THANK YOU to everyone who supported our Plant Sale and Community Day on May 21st at Charlton House. Whether you donated plants or bought them, you are all heroes! Your generosity will help the Greenwich & Bexley Community Hospice, the Walled Gardens and our speaker programme, with many thanks!
Set up started early, we had sooo many plants to get out to the Back Lawn, and all the tables to position according to Mandy’s Grand Plan.
11 am rolled around quickly and the selling started..
We shared the day with lots of community groups as well as stalls from the Producers Market and everyone had a great time networking and selling their wares.
The City of London is a wonderful place to explore and is full of hidden- away gardens for us to access. We came upon this garden in early spring when we were meandering (slightly lost, really) towards the Barbican to visit the Conservatory.
A group of CABAHS members enjoyed a visit to Petersham House recently, open for one day under the National Garden Scheme. It was a bit of a challenge that the day chosen was that of the London Marathon, but everyone made it on time to meet at Cannon Street station. The crowds were mostly going the other way and very friendly!
The 17th century house near Richmond was bought by the Boglione family in 1997, and turned into a family home next to their renowned Petersham Nurseries. The gardens have a long walk, large borders set into yew hedging against the walls, topiary and a kitchen garden. The tulip displays were beautiful! Despite the drizzly weather, members had a great time wandering around before decamping to the tea rooms at the Nursery.
Our annual plant sale takes place on the back lawn at Charlton House on Sunday May 21st and this year it promises to be our biggest (and best?) yet. We are being joined by Blackheath & Greenwich WI as usual, with their scrumptious cakes and savouries. The following groups will be there, and perhaps a few more!
The Charlton Society, Charlton Community Gardens, Charlton Toy Library, Blackheath Flower Arranging Club, Friends of Charlton Park, Friends of Greenwich Park, St George’s Garrison Church Woolwich, Charlton Central Residents Association and Neighbourhood Watch, Charlton Neighbourhood Forum, Repurpose Silvertown Tunnel and Charlton House Beekeepers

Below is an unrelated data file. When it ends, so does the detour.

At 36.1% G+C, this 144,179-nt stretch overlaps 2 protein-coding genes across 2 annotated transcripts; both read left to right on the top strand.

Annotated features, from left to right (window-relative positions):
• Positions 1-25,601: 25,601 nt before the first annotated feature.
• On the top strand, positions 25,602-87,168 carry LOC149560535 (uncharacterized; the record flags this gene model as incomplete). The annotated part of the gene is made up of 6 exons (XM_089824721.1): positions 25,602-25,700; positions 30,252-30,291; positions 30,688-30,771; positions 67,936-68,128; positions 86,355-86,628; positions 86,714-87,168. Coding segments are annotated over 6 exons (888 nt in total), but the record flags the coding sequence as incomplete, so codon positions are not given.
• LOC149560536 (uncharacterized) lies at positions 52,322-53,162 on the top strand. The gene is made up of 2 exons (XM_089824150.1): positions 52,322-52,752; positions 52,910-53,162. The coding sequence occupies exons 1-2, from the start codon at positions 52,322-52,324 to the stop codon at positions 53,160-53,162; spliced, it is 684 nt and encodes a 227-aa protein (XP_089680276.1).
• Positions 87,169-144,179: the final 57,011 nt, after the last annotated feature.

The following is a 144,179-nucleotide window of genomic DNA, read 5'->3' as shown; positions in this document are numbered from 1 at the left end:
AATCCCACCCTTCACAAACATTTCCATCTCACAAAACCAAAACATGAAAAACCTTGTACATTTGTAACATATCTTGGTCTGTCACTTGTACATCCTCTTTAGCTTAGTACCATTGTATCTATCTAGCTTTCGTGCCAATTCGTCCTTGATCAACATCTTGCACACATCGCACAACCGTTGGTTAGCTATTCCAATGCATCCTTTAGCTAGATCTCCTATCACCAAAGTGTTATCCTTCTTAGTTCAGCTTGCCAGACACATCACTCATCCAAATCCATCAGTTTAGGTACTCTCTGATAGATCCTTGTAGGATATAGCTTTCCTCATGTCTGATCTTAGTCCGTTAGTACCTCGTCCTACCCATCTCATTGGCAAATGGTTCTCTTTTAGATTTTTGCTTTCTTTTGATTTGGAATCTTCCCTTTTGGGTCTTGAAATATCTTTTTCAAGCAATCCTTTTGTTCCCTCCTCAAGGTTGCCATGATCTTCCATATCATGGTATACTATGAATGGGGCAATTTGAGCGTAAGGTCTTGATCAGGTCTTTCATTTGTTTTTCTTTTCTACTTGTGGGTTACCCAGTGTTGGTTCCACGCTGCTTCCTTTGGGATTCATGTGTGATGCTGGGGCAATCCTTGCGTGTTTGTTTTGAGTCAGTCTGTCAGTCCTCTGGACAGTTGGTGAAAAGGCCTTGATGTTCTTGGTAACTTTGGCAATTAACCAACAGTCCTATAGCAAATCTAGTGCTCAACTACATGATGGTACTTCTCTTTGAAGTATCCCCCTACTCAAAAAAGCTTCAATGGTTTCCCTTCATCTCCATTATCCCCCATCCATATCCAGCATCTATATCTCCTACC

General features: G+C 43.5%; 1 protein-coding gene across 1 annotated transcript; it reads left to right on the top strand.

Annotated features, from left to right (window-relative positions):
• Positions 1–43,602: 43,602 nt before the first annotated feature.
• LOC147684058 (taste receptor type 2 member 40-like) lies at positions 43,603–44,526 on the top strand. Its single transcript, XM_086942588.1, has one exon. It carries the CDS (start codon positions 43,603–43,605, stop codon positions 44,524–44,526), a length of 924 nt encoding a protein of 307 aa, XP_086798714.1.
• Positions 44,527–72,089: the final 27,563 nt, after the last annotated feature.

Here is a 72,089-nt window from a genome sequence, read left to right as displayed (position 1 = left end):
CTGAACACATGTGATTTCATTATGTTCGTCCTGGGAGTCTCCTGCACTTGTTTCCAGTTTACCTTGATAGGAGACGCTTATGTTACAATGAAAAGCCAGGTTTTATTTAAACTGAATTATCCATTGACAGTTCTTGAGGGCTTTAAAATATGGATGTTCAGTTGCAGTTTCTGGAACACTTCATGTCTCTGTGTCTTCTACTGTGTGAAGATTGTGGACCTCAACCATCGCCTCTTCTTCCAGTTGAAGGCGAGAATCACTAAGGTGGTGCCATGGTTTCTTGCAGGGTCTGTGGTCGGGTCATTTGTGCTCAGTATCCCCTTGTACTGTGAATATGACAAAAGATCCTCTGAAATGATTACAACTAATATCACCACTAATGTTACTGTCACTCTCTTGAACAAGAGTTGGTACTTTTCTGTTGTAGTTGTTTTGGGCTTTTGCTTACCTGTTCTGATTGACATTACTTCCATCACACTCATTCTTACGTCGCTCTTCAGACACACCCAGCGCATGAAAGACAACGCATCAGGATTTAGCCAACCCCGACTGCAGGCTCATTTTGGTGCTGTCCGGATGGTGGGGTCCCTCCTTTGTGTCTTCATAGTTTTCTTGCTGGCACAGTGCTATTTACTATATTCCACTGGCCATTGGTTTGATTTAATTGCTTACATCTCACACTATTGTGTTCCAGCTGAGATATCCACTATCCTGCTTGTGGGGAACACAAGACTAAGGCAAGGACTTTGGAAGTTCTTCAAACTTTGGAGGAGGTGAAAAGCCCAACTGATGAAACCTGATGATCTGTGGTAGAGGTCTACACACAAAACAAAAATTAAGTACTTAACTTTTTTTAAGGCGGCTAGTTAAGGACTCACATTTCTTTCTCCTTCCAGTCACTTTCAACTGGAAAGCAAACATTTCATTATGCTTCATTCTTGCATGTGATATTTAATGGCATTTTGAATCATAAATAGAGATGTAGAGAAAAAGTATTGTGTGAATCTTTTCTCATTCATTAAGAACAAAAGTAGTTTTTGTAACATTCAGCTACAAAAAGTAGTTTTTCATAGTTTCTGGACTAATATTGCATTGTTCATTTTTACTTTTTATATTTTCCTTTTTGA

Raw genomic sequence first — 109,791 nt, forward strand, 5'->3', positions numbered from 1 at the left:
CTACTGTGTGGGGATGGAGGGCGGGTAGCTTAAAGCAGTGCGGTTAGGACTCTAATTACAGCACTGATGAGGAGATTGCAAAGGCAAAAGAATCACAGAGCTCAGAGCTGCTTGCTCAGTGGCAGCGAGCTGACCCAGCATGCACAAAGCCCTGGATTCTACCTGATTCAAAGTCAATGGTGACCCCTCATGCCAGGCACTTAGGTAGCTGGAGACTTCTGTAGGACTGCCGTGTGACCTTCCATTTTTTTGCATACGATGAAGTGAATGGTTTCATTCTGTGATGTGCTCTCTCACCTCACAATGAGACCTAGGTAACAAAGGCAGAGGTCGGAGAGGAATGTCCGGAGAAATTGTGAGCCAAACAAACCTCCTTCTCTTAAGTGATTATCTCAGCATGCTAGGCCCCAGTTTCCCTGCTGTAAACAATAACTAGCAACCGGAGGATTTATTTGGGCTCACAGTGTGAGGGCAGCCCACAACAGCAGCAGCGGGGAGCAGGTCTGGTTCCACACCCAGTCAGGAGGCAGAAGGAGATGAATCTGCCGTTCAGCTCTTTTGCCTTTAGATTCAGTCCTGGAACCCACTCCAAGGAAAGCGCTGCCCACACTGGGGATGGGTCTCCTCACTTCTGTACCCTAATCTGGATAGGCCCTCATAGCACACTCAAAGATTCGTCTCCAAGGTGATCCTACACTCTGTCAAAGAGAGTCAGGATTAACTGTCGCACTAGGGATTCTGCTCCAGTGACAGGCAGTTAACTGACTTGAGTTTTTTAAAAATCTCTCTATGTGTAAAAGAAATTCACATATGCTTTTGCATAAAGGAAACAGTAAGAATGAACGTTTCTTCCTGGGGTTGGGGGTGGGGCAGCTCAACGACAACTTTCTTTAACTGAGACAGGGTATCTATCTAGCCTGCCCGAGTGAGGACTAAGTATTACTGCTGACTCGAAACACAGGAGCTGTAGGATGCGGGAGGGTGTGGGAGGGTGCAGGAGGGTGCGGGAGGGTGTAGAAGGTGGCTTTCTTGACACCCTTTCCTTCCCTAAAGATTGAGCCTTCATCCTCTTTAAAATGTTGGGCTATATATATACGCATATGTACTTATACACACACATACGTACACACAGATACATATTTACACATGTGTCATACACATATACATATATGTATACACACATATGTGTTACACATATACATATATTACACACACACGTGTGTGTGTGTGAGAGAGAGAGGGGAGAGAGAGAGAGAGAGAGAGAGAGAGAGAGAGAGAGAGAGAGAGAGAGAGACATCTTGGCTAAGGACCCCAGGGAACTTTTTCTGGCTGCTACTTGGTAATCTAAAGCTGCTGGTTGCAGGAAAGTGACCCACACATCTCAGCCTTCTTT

Well, as we now know from a trawl through the CABAHS archive, our first Spring Show took place in April 1978, when the entries were recorded as “good considering the wintry conditions”. 45 years later, in 2023, our display has once again risen above the challenging weather and looked frankly fabulous!
Thank you to everyone who carried their exhibits into St Thomas’ Church hall, we had more entries than in the past few years, 73 in total, and everyone seemed to have a great evening. Our judge Mrs Norma Leslie said she had a hard time choosing the winners, listed below. Best in Show was awarded to Sharon’s “Perfect Pot of Pipits”, well deserved, and it was good to see so many entries in this class. The Wild Card class generated a lot of conversations around the range of entries, so that will be a fixture from now on. The short talk about past shows sparked some good ideas for future classes, such as one for Primroses and Auriculas and perhaps we can revive a “Domestic” class to add a baking angle to the evening (followed by some munching probably).
Here is an update on what Jason and the Gardenauts have been getting up to in the gardens since my last post. Apologies it’s rather long, we’ve been doing lots!
December turned the gardens into a winter wonderland, and caused us to miss a few days volunteering, but gave some great photo opportunities. The prolonged cold period hit a few of the more tender shrubs quite hard and we lost some big favourites like the Teucrium.
January was about cutting back, the ivy in particular. The old walls cannot take the weight of the ivy so we are taking it off in stages and being careful of wildlife. Our efforts revealed the top of the doorway for the first time in some years!
We have removed the palms from the front lawn beds and the beds will be re-designed this summer. The Palms were planted as part of an annual bedding scheme years ago and never envisaged to get as tall as they have. The Tete-a Tete daffodils have all been lifted and will go in the woodland glade next year. The Summerhouse has had a good weed and tidy-up, as has the Mulberry. Snowdrops and Hellebores popped up in the OPG woodland side.
In February, we discovered our regular feline visitor is called Casper and he lives in Canberra Road but clearly considers the gardens his playground.